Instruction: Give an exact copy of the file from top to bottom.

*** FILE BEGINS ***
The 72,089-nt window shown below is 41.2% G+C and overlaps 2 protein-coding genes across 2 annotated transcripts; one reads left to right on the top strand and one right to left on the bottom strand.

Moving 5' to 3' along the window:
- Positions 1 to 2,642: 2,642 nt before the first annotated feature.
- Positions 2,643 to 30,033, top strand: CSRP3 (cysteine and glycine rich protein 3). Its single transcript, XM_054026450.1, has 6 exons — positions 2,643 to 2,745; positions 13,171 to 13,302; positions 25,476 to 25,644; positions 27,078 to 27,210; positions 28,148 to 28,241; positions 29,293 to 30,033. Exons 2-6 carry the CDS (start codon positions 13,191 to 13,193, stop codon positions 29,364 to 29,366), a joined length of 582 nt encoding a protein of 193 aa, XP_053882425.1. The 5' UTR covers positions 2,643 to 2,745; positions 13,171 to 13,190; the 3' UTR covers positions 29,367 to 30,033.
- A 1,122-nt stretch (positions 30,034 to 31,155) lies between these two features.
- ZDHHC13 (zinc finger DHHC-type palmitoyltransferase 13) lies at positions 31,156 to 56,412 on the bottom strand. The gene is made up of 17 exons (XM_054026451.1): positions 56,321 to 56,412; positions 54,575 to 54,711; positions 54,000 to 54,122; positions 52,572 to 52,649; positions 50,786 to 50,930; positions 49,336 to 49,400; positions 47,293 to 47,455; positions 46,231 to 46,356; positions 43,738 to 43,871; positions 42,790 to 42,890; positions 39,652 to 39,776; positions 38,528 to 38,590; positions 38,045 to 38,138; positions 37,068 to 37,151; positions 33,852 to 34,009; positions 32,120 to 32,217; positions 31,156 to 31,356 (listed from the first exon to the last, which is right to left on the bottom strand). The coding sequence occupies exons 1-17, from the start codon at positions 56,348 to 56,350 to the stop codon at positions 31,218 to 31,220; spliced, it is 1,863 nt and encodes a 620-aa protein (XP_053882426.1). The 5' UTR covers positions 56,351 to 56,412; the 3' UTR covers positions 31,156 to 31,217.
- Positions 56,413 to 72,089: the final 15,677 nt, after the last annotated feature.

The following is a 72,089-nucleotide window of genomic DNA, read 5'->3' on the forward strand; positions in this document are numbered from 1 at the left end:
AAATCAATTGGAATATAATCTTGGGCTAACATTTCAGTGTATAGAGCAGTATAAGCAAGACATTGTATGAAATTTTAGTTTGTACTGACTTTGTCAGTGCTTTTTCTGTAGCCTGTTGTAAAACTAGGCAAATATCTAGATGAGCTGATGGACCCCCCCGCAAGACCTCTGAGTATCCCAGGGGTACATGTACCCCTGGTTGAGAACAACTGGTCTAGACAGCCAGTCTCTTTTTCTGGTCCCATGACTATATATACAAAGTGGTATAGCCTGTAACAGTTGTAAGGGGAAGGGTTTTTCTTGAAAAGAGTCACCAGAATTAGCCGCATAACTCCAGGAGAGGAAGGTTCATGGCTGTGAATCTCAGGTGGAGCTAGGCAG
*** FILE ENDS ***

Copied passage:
The 72,089-nt window shown below is 41.2% G+C and overlaps 2 protein-coding genes across 2 annotated transcripts; one reads left to right on the top strand and one right to left on the bottom strand.

Moving 5' to 3' along the window:
- Positions 1 to 2,642: 2,642 nt before the first annotated feature.
- Positions 2,643 to 30,033, top strand: CSRP3 (cysteine and glycine rich protein 3). Its single transcript, XM_054026450.1, has 6 exons — positions 2,643 to 2,745; positions 13,171 to 13,302; positions 25,476 to 25,644; positions 27,078 to 27,210; positions 28,148 to 28,241; positions 29,293 to 30,033. Exons 2-6 carry the CDS (start codon positions 13,191 to 13,193, stop codon positions 29,364 to 29,366), a joined length of 582 nt encoding a protein of 193 aa, XP_053882425.1. The 5' UTR covers positions 2,643 to 2,745; positions 13,171 to 13,190; the 3' UTR covers positions 29,367 to 30,033.
- A 1,122-nt stretch (positions 30,034 to 31,155) lies between these two features.
- ZDHHC13 (zinc finger DHHC-type palmitoyltransferase 13) lies at positions 31,156 to 56,412 on the bottom strand. The gene is made up of 17 exons (XM_054026451.1): positions 56,321 to 56,412; positions 54,575 to 54,711; positions 54,000 to 54,122; positions 52,572 to 52,649; positions 50,786 to 50,930; positions 49,336 to 49,400; positions 47,293 to 47,455; positions 46,231 to 46,356; positions 43,738 to 43,871; positions 42,790 to 42,890; positions 39,652 to 39,776; positions 38,528 to 38,590; positions 38,045 to 38,138; positions 37,068 to 37,151; positions 33,852 to 34,009; positions 32,120 to 32,217; positions 31,156 to 31,356 (listed from the first exon to the last, which is right to left on the bottom strand). The coding sequence occupies exons 1-17, from the start codon at positions 56,348 to 56,350 to the stop codon at positions 31,218 to 31,220; spliced, it is 1,863 nt and encodes a 620-aa protein (XP_053882426.1). The 5' UTR covers positions 56,351 to 56,412; the 3' UTR covers positions 31,156 to 31,217.
- Positions 56,413 to 72,089: the final 15,677 nt, after the last annotated feature.

The following is a 72,089-nucleotide window of genomic DNA, read 5'->3' on the forward strand; positions in this document are numbered from 1 at the left end:
AAATCAATTGGAATATAATCTTGGGCTAACATTTCAGTGTATAGAGCAGTATAAGCAAGACATTGTATGAAATTTTAGTTTGTACTGACTTTGTCAGTGCTTTTTCTGTAGCCTGTTGTAAAACTAGGCAAATATCTAGATGAGCTGATGGACCCCCCCGCAAGACCTCTGAGTATCCCAGGGGTACATGTACCCCTGGTTGAGAACAACTGGTCTAGACAGCCAGTCTCTTTTTCTGGTCCCATGACTATATATACAAAGTGGTATAGCCTGTAACAGTTGTAAGGGGAAGGGTTTTTCTTGAAAAGAGTCACCAGAATTAGCCGCATAACTCCAGGAGAGGAAGGTTCATGGCTGTGAATCTCAGGTGGAGCTAGGCAG